Address: 30 Acre Lane, London SW2

telephone: 020 7733 2335


Veranda describes itself as a restaurant, cocktail bar and art gallery – and they are right. The entrance is a small hall (so people can be stopped if they are not invited) and the first part of the long room is  the bar with small tables and some (but not much) comfortable seating. Most people cluster at the bar. At the back are the same small tables but now covered with white linen table cloths with white linen napkins. These tables are overlooked by the disc jockey who peers through an opening surrounded by a picture frame. In fact it took a couple of minutes to realise that this was not part of the art gallery on the surrounding walls.  The gallery on our visit contained paintings – some predictable – red shimmering vistas and African images – but some very interesting photographs of people and landscapes.

We usually talk about the food first but this is not in the rules and the cocktails are prolific and between 5 and 8 some are cheaper than usual (£4.50 vs £7.50)pm and luckily we arrived at 7.30. The cocktail list is actually a book. We didn’t count but there must be more than ten a page and down the margin there is a very helpful guide of how long the drink is using glass shapes. This alleviates the difficult task of trying to guess from the ingredients. We chose a rose and fresh lychee martini and a beer (hard to find at the back of the “book”). The martini was like a martini because of the shape of the glass and smelt very strongly of rose and tasted of lychee. It was also very pretty with a cherry at the bottom of the glass giving the cloudy liquid a rosy glow. I suspect it was very alcoholic (it also contains gin) – it is very difficult to tell in this alcopop. It was lovely but I doubt that I could drink too many because of the sweetness but there are lots more to choose from.

For the food we would have had several of the things on the menu as there was gourmet oxtail, jerk chicken, 3 fish curry, curry goat, and more and more. We chose a plate to share starting with ackee and saltfish parcels. There were three of them (we were warned) – small packets of fried filo pastry. We liked them but the ackee was a bit lacking but the taste of saltfish came through and it was an easy way of eating them. Our plate was the Veranda Supreme which had curry goat and ital curry both in a crispy pastry basket and jerk chicken and Escovitch fish. This all came with rice and peas, coleslaw and fried golden plantain. The fish was hot and spicy – particularly the lavish chilli. The jerk chicken was soft and the sauce was hot but not too fierce. Altogether a good tasting choice but next time I will go for the goat curry. It was complexly flavoured and not too hot so all the flavours came through. Rice and peas — well what can go wrong. The plantain was sweet and had been made sweeter by a syrup. We did share but we didn’t manage to finish the plate.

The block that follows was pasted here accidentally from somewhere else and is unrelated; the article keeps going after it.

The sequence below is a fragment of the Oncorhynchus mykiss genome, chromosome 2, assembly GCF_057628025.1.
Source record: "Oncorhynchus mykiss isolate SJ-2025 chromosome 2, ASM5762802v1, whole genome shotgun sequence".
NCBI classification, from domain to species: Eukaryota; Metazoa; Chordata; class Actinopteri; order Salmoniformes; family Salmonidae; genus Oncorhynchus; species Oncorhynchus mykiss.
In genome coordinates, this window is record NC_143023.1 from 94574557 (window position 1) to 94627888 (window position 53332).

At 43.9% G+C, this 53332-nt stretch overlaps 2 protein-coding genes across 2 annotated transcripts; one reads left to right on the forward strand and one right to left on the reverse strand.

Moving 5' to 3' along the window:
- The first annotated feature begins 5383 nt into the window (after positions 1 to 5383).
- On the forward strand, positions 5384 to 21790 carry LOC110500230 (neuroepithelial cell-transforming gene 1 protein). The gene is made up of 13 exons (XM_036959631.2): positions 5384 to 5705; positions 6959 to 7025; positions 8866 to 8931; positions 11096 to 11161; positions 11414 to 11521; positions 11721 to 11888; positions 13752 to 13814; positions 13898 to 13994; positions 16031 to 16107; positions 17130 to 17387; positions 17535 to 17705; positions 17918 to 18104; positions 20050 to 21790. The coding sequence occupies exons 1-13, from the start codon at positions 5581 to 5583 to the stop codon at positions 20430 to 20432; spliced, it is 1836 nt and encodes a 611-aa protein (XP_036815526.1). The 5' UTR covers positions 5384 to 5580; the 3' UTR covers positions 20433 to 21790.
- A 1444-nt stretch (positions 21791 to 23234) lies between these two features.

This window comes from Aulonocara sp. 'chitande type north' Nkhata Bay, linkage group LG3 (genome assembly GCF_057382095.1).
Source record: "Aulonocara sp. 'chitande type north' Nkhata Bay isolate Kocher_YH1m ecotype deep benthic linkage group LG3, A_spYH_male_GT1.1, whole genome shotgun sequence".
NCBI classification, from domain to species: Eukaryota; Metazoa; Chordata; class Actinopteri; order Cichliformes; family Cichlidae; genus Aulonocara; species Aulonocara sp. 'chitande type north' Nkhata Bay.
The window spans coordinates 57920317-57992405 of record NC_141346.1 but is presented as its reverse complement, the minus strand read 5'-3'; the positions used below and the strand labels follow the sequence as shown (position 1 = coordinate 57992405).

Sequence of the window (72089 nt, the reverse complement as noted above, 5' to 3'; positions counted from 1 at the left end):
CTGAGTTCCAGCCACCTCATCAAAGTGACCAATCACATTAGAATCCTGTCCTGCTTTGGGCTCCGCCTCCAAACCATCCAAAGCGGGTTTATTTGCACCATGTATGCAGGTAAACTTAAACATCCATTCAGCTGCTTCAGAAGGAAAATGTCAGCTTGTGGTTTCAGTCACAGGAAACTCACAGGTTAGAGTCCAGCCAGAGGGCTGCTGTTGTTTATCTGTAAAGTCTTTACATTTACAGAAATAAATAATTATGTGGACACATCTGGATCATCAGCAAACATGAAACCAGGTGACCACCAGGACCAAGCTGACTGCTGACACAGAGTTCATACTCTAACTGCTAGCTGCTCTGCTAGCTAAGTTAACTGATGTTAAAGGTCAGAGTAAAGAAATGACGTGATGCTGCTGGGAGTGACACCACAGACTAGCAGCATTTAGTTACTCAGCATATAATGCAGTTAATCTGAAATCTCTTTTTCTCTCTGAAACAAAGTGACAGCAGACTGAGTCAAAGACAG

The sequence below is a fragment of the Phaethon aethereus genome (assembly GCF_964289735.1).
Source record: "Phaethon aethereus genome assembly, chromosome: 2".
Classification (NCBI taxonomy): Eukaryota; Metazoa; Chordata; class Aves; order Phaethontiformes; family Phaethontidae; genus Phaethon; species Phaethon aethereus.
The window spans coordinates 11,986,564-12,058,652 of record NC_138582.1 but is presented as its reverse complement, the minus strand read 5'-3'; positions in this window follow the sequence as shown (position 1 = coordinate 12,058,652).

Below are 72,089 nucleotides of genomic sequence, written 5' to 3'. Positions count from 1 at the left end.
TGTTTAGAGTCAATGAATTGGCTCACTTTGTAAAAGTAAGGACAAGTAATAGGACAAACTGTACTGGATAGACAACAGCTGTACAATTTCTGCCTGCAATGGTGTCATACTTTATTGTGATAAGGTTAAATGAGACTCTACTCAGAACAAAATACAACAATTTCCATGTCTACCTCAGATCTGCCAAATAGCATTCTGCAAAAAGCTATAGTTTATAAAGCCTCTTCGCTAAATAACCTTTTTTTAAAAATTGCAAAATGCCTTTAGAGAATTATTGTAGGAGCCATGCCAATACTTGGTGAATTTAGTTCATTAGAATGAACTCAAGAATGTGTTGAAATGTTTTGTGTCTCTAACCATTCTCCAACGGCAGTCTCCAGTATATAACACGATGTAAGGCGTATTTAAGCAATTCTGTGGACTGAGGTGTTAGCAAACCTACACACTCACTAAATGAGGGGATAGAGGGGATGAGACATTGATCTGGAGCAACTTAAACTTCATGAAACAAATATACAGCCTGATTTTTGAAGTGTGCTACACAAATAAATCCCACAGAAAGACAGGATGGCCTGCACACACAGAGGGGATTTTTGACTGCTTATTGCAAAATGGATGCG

There were few desserts available – only one – apple and mango crumble. This was not like any crumble we have ever had. It was a hot and sweet sauce and covered with a biscuit crumb topping which arrived with a small portion of delicious ginger ice cream. But on the whole we wouldn’t order this again. The mango was completely lost and perhaps they should just stick to apple.

The night we were there we were waiting for a famous visitor – Sir John Holt – who didn’t arrive while we were there but despite the preparation needed for this from the waiters they were still charming to us. We ate from the a la carte menu but if you book in advance you can eat a mid-week feast cheap (14.50 for two courses or 17.50 for three courses). Our meal was £25.00 per person including the drinks (a cocktail and three beers). We didn’t book but t was not that busy before about 8.15 – after that time you would need to book.

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